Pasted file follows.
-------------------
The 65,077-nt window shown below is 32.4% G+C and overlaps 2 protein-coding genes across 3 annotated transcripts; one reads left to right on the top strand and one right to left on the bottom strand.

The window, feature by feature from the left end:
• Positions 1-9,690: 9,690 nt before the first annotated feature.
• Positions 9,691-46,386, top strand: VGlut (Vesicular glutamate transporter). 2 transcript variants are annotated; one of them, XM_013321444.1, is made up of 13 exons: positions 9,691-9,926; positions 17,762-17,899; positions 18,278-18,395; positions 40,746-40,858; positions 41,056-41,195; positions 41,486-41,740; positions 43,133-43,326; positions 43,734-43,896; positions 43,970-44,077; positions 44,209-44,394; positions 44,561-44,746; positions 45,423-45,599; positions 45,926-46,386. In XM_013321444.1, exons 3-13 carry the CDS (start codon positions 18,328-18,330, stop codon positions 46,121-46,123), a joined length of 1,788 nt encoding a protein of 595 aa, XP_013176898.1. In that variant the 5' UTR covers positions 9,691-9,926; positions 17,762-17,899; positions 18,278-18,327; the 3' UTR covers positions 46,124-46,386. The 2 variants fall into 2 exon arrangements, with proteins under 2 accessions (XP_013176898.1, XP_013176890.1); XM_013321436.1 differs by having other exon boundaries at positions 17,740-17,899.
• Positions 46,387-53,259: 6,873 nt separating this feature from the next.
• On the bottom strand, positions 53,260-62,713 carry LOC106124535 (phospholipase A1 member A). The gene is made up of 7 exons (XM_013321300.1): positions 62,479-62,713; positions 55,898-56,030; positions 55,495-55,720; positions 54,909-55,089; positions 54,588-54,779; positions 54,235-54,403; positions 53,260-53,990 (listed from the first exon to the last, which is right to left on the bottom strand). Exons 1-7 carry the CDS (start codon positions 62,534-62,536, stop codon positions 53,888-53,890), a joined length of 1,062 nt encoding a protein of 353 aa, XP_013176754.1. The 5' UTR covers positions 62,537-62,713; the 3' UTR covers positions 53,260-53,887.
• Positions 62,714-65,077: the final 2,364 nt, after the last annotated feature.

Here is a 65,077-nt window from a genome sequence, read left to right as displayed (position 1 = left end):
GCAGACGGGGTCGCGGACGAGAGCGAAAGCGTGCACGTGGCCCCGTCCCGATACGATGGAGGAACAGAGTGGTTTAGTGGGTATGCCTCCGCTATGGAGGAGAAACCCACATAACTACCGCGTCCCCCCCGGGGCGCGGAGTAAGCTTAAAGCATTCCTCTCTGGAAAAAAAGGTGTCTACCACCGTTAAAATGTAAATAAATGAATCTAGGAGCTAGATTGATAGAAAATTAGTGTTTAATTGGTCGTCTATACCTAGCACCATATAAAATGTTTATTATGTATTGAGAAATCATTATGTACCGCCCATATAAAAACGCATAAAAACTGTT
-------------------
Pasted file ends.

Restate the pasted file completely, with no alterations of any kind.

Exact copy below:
The 65,077-nt window shown below is 32.4% G+C and overlaps 2 protein-coding genes across 3 annotated transcripts; one reads left to right on the top strand and one right to left on the bottom strand.

The window, feature by feature from the left end:
• Positions 1-9,690: 9,690 nt before the first annotated feature.
• Positions 9,691-46,386, top strand: VGlut (Vesicular glutamate transporter). 2 transcript variants are annotated; one of them, XM_013321444.1, is made up of 13 exons: positions 9,691-9,926; positions 17,762-17,899; positions 18,278-18,395; positions 40,746-40,858; positions 41,056-41,195; positions 41,486-41,740; positions 43,133-43,326; positions 43,734-43,896; positions 43,970-44,077; positions 44,209-44,394; positions 44,561-44,746; positions 45,423-45,599; positions 45,926-46,386. In XM_013321444.1, exons 3-13 carry the CDS (start codon positions 18,328-18,330, stop codon positions 46,121-46,123), a joined length of 1,788 nt encoding a protein of 595 aa, XP_013176898.1. In that variant the 5' UTR covers positions 9,691-9,926; positions 17,762-17,899; positions 18,278-18,327; the 3' UTR covers positions 46,124-46,386. The 2 variants fall into 2 exon arrangements, with proteins under 2 accessions (XP_013176898.1, XP_013176890.1); XM_013321436.1 differs by having other exon boundaries at positions 17,740-17,899.
• Positions 46,387-53,259: 6,873 nt separating this feature from the next.
• On the bottom strand, positions 53,260-62,713 carry LOC106124535 (phospholipase A1 member A). The gene is made up of 7 exons (XM_013321300.1): positions 62,479-62,713; positions 55,898-56,030; positions 55,495-55,720; positions 54,909-55,089; positions 54,588-54,779; positions 54,235-54,403; positions 53,260-53,990 (listed from the first exon to the last, which is right to left on the bottom strand). Exons 1-7 carry the CDS (start codon positions 62,534-62,536, stop codon positions 53,888-53,890), a joined length of 1,062 nt encoding a protein of 353 aa, XP_013176754.1. The 5' UTR covers positions 62,537-62,713; the 3' UTR covers positions 53,260-53,887.
• Positions 62,714-65,077: the final 2,364 nt, after the last annotated feature.

Here is a 65,077-nt window from a genome sequence, read left to right as displayed (position 1 = left end):
GCAGACGGGGTCGCGGACGAGAGCGAAAGCGTGCACGTGGCCCCGTCCCGATACGATGGAGGAACAGAGTGGTTTAGTGGGTATGCCTCCGCTATGGAGGAGAAACCCACATAACTACCGCGTCCCCCCCGGGGCGCGGAGTAAGCTTAAAGCATTCCTCTCTGGAAAAAAAGGTGTCTACCACCGTTAAAATGTAAATAAATGAATCTAGGAGCTAGATTGATAGAAAATTAGTGTTTAATTGGTCGTCTATACCTAGCACCATATAAAATGTTTATTATGTATTGAGAAATCATTATGTACCGCCCATATAAAAACGCATAAAAACTGTT